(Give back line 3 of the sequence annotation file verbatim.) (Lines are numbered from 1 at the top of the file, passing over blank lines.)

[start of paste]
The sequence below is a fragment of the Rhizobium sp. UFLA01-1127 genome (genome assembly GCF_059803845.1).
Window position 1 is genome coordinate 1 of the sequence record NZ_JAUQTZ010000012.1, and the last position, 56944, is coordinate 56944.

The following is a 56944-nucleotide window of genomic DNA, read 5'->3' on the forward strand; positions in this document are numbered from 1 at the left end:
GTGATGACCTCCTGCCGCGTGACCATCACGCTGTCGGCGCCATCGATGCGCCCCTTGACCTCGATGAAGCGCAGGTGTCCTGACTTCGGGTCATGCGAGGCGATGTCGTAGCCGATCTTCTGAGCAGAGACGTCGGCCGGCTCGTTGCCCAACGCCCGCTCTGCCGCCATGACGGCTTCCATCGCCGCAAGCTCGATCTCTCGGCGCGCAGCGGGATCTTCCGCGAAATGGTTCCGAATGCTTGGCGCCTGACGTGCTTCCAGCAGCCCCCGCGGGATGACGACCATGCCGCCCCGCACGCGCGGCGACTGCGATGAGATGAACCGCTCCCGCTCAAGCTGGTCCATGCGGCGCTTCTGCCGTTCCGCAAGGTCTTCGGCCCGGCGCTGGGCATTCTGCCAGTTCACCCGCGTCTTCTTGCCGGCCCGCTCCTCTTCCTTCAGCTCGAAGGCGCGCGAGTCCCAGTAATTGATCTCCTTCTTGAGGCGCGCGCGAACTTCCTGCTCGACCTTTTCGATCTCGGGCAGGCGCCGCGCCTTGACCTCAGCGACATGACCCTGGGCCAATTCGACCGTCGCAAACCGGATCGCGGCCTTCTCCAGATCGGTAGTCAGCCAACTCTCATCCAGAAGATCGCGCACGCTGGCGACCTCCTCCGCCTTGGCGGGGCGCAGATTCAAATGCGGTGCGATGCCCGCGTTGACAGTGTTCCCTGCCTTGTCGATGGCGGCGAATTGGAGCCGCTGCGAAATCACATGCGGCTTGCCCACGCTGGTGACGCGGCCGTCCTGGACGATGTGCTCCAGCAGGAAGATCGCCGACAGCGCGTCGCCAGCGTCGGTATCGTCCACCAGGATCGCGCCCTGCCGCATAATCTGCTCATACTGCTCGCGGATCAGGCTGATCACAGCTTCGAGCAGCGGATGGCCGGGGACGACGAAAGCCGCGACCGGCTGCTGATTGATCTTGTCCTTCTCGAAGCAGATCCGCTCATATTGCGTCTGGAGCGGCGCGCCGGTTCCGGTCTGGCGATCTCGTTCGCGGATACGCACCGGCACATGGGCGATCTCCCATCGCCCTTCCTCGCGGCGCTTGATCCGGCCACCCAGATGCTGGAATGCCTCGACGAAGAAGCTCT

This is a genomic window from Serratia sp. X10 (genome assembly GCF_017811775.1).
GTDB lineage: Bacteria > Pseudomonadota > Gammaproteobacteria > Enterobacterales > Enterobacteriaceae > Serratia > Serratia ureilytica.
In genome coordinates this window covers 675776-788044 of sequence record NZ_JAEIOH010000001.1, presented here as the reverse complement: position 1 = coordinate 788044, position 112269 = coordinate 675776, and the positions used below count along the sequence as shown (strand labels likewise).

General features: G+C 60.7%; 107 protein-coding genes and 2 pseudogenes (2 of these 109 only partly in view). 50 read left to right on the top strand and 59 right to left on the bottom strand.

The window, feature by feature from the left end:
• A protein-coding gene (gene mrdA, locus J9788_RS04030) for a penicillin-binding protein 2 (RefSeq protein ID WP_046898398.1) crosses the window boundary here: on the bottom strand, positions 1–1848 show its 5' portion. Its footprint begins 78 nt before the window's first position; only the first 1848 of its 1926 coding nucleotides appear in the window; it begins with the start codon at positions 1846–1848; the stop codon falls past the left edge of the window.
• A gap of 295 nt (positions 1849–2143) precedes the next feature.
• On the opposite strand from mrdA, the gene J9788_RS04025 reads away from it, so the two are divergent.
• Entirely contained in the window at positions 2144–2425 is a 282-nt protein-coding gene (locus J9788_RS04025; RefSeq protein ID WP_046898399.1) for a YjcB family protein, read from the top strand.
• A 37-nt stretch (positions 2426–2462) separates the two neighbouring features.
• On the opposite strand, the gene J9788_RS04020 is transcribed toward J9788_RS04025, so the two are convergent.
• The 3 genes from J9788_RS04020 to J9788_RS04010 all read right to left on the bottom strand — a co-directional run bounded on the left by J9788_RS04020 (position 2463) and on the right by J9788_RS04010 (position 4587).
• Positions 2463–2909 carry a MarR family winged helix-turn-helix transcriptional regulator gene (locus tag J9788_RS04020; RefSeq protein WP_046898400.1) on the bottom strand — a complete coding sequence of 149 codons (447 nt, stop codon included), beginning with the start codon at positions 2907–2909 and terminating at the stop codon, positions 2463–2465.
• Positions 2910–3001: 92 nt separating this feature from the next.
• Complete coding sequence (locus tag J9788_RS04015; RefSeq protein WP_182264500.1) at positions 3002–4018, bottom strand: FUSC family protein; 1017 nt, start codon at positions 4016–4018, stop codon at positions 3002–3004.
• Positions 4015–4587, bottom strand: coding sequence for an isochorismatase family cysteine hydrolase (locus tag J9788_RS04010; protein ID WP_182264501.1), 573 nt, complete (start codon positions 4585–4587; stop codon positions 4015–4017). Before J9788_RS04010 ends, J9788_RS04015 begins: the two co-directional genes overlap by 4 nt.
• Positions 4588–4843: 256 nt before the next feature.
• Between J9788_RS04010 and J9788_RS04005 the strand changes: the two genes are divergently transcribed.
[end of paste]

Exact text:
The following is a 56944-nucleotide window of genomic DNA, read 5'->3' on the forward strand; positions in this document are numbered from 1 at the left end: